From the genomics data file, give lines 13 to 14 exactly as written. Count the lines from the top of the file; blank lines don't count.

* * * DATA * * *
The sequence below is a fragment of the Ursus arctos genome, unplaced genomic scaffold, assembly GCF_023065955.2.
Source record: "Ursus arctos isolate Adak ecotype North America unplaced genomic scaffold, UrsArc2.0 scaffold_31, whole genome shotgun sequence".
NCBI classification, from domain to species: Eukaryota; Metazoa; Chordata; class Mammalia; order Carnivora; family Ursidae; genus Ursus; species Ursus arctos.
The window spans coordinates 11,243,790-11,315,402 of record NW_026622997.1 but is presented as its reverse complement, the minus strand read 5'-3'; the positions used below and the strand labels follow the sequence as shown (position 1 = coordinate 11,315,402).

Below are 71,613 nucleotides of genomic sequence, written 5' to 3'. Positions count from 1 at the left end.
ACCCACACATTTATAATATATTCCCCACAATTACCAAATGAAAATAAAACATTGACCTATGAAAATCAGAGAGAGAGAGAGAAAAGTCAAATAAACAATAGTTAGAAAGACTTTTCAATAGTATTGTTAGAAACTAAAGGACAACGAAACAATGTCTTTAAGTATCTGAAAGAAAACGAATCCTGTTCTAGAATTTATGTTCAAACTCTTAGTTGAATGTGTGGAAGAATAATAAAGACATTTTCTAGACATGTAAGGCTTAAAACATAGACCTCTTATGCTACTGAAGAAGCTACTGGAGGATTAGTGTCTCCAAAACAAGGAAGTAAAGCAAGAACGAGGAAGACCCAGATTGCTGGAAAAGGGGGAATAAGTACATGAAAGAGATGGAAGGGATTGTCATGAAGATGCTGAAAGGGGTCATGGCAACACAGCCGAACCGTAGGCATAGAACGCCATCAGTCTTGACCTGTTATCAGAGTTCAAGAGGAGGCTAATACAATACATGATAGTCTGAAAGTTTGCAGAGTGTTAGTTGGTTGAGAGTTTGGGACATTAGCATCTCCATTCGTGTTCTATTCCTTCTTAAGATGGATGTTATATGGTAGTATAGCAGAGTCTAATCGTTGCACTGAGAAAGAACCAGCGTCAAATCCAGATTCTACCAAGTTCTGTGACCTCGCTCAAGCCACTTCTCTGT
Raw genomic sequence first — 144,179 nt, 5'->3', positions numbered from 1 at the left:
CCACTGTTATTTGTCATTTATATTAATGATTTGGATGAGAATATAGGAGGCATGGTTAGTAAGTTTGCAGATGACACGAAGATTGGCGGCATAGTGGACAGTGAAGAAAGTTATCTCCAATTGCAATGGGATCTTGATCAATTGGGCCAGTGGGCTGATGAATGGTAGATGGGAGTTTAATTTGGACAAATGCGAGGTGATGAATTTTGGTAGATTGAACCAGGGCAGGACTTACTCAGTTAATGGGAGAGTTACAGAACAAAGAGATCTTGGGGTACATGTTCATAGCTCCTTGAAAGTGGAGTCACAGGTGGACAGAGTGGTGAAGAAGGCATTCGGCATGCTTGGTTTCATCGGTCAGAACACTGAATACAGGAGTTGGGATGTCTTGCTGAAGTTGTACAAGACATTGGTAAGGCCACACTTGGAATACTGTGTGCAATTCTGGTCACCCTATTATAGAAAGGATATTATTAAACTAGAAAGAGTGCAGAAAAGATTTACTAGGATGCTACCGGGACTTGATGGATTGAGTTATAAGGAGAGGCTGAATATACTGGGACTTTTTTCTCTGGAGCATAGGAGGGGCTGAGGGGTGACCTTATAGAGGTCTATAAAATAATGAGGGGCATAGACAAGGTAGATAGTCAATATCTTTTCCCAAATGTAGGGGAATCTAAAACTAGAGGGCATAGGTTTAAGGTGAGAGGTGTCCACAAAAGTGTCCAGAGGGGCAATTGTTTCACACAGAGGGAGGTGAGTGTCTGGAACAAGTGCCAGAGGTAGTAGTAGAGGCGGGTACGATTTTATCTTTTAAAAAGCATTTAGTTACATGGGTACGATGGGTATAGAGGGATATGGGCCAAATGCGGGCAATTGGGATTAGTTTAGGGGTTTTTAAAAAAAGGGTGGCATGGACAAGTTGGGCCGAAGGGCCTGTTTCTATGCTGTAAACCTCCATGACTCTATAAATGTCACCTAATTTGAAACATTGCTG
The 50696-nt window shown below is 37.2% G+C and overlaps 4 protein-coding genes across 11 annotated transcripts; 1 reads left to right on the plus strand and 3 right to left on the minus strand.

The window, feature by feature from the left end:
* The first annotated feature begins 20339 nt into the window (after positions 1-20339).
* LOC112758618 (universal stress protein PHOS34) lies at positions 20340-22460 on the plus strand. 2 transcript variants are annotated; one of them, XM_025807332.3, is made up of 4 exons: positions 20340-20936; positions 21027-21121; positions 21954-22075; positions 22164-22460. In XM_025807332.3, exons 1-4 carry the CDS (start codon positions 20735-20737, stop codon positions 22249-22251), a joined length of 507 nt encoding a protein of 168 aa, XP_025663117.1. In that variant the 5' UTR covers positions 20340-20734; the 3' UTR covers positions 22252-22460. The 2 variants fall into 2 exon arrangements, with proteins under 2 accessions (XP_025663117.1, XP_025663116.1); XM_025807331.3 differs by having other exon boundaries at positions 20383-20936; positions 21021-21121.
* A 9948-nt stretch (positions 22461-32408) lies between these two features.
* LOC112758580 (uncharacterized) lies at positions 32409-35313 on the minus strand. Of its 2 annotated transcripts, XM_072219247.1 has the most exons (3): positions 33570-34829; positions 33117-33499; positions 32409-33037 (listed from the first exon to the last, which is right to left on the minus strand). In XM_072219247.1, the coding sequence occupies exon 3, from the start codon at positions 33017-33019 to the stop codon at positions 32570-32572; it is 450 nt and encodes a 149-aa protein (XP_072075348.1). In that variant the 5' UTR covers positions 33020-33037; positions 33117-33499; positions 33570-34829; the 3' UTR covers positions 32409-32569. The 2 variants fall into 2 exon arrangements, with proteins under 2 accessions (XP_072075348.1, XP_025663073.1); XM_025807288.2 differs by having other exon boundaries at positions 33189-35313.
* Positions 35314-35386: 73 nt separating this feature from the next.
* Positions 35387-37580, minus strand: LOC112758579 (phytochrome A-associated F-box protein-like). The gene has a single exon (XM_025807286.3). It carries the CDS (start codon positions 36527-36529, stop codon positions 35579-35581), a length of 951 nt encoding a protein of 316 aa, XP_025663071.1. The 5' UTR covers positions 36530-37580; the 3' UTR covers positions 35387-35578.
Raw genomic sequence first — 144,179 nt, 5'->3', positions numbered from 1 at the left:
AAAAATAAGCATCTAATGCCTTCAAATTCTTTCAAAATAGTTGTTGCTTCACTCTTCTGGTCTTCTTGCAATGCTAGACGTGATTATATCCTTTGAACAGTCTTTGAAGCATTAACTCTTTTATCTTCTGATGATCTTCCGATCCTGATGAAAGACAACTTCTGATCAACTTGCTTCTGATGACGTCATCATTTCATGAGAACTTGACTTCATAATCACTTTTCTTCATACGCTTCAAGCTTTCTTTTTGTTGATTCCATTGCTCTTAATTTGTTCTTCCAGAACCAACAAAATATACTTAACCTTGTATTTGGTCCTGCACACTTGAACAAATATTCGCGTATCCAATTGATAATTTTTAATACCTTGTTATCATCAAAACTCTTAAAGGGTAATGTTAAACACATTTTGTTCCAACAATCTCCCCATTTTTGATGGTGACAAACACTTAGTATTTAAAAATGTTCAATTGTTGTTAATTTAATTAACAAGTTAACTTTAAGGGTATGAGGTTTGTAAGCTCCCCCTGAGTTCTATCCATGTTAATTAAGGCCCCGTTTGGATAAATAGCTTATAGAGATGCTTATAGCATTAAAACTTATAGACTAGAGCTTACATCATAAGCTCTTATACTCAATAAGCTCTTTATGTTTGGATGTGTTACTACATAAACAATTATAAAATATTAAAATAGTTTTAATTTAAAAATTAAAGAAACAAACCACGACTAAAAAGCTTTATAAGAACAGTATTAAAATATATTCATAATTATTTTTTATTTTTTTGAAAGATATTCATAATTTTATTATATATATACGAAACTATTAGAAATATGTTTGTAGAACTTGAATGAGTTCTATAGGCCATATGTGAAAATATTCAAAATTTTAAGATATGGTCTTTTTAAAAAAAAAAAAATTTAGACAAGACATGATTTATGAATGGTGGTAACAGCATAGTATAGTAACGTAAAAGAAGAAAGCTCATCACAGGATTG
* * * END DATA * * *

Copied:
* A 9948-nt stretch (positions 22461-32408) lies between these two features.
* LOC112758580 (uncharacterized) lies at positions 32409-35313 on the minus strand. Of its 2 annotated transcripts, XM_072219247.1 has the most exons (3): positions 33570-34829; positions 33117-33499; positions 32409-33037 (listed from the first exon to the last, which is right to left on the minus strand). In XM_072219247.1, the coding sequence occupies exon 3, from the start codon at positions 33017-33019 to the stop codon at positions 32570-32572; it is 450 nt and encodes a 149-aa protein (XP_072075348.1). In that variant the 5' UTR covers positions 33020-33037; positions 33117-33499; positions 33570-34829; the 3' UTR covers positions 32409-32569. The 2 variants fall into 2 exon arrangements, with proteins under 2 accessions (XP_072075348.1, XP_025663073.1); XM_025807288.2 differs by having other exon boundaries at positions 33189-35313.